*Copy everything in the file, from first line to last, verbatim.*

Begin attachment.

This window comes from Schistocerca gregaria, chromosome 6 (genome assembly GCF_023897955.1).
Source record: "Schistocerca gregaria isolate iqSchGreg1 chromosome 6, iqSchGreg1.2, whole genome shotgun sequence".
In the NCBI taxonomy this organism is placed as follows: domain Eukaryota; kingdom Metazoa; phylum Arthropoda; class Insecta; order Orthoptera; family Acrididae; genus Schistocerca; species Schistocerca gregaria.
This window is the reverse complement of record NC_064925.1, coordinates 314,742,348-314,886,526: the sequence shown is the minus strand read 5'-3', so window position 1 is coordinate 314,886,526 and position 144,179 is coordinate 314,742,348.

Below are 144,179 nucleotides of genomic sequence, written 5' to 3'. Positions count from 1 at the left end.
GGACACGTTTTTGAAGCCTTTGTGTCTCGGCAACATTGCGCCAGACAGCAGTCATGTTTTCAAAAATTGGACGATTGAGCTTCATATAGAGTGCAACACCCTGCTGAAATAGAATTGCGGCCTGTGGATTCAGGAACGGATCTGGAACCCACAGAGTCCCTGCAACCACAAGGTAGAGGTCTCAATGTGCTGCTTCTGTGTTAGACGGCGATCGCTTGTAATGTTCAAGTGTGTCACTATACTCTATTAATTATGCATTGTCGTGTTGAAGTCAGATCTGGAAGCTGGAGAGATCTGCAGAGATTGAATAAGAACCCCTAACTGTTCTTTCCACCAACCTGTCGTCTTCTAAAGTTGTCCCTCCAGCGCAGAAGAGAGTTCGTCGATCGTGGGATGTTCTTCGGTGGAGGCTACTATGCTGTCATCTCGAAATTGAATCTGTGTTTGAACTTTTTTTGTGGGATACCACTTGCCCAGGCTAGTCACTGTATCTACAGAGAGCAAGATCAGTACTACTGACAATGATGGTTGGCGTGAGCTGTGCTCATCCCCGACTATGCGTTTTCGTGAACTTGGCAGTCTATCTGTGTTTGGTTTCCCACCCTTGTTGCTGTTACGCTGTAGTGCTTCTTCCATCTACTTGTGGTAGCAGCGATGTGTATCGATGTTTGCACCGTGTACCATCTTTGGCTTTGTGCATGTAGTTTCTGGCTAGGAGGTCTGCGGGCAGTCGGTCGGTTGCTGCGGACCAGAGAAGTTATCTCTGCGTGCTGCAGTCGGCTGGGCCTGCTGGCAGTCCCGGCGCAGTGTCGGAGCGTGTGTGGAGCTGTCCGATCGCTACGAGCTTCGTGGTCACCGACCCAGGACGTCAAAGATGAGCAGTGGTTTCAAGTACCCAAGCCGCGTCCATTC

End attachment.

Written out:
This window comes from Schistocerca gregaria, chromosome 6 (genome assembly GCF_023897955.1).
Source record: "Schistocerca gregaria isolate iqSchGreg1 chromosome 6, iqSchGreg1.2, whole genome shotgun sequence".
In the NCBI taxonomy this organism is placed as follows: domain Eukaryota; kingdom Metazoa; phylum Arthropoda; class Insecta; order Orthoptera; family Acrididae; genus Schistocerca; species Schistocerca gregaria.
This window is the reverse complement of record NC_064925.1, coordinates 314,742,348-314,886,526: the sequence shown is the minus strand read 5'-3', so window position 1 is coordinate 314,886,526 and position 144,179 is coordinate 314,742,348.

Below are 144,179 nucleotides of genomic sequence, written 5' to 3'. Positions count from 1 at the left end.
GGACACGTTTTTGAAGCCTTTGTGTCTCGGCAACATTGCGCCAGACAGCAGTCATGTTTTCAAAAATTGGACGATTGAGCTTCATATAGAGTGCAACACCCTGCTGAAATAGAATTGCGGCCTGTGGATTCAGGAACGGATCTGGAACCCACAGAGTCCCTGCAACCACAAGGTAGAGGTCTCAATGTGCTGCTTCTGTGTTAGACGGCGATCGCTTGTAATGTTCAAGTGTGTCACTATACTCTATTAATTATGCATTGTCGTGTTGAAGTCAGATCTGGAAGCTGGAGAGATCTGCAGAGATTGAATAAGAACCCCTAACTGTTCTTTCCACCAACCTGTCGTCTTCTAAAGTTGTCCCTCCAGCGCAGAAGAGAGTTCGTCGATCGTGGGATGTTCTTCGGTGGAGGCTACTATGCTGTCATCTCGAAATTGAATCTGTGTTTGAACTTTTTTTGTGGGATACCACTTGCCCAGGCTAGTCACTGTATCTACAGAGAGCAAGATCAGTACTACTGACAATGATGGTTGGCGTGAGCTGTGCTCATCCCCGACTATGCGTTTTCGTGAACTTGGCAGTCTATCTGTGTTTGGTTTCCCACCCTTGTTGCTGTTACGCTGTAGTGCTTCTTCCATCTACTTGTGGTAGCAGCGATGTGTATCGATGTTTGCACCGTGTACCATCTTTGGCTTTGTGCATGTAGTTTCTGGCTAGGAGGTCTGCGGGCAGTCGGTCGGTTGCTGCGGACCAGAGAAGTTATCTCTGCGTGCTGCAGTCGGCTGGGCCTGCTGGCAGTCCCGGCGCAGTGTCGGAGCGTGTGTGGAGCTGTCCGATCGCTACGAGCTTCGTGGTCACCGACCCAGGACGTCAAAGATGAGCAGTGGTTTCAAGTACCCAAGCCGCGTCCATTC